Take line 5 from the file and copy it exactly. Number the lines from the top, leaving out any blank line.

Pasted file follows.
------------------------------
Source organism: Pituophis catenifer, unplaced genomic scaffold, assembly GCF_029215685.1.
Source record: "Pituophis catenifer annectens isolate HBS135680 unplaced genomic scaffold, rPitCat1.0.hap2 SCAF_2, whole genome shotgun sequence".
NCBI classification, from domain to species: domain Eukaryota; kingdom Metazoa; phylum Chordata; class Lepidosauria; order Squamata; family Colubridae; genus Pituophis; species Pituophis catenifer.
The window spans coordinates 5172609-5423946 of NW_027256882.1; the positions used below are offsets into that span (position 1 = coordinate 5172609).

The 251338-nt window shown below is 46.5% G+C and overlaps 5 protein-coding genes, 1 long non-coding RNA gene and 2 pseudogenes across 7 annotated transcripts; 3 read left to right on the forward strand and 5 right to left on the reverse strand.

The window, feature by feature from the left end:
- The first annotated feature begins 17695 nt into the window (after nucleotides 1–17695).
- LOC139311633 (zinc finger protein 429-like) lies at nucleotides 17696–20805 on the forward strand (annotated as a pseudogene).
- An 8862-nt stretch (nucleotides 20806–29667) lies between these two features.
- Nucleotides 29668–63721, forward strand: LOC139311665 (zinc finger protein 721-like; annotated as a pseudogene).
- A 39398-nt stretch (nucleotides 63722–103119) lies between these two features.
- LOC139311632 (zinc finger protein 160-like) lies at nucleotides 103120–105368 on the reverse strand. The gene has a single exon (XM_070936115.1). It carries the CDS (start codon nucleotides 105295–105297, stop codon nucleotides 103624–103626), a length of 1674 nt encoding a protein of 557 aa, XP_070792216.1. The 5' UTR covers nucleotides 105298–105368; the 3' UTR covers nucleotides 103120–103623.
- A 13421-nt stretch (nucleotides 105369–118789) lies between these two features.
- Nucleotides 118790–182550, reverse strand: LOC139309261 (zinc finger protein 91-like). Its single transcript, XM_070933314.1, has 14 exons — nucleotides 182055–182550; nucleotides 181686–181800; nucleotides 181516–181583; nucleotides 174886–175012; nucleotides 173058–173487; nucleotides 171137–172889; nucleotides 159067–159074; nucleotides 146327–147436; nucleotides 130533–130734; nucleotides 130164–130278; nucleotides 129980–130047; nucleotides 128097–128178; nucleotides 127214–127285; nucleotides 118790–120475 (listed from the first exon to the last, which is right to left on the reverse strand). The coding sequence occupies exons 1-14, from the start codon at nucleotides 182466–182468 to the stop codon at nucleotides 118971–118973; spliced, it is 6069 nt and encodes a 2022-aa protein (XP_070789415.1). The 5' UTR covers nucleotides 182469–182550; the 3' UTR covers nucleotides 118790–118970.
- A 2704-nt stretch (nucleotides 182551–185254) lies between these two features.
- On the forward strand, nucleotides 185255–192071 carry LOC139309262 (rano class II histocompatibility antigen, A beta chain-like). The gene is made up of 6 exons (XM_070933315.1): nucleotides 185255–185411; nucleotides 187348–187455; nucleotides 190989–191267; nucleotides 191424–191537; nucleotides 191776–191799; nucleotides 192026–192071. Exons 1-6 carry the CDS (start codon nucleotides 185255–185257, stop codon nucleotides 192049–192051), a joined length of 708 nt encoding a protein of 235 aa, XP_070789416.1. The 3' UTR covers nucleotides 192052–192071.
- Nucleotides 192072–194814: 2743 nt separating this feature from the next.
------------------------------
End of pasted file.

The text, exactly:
The 251338-nt window shown below is 46.5% G+C and overlaps 5 protein-coding genes, 1 long non-coding RNA gene and 2 pseudogenes across 7 annotated transcripts; 3 read left to right on the forward strand and 5 right to left on the reverse strand.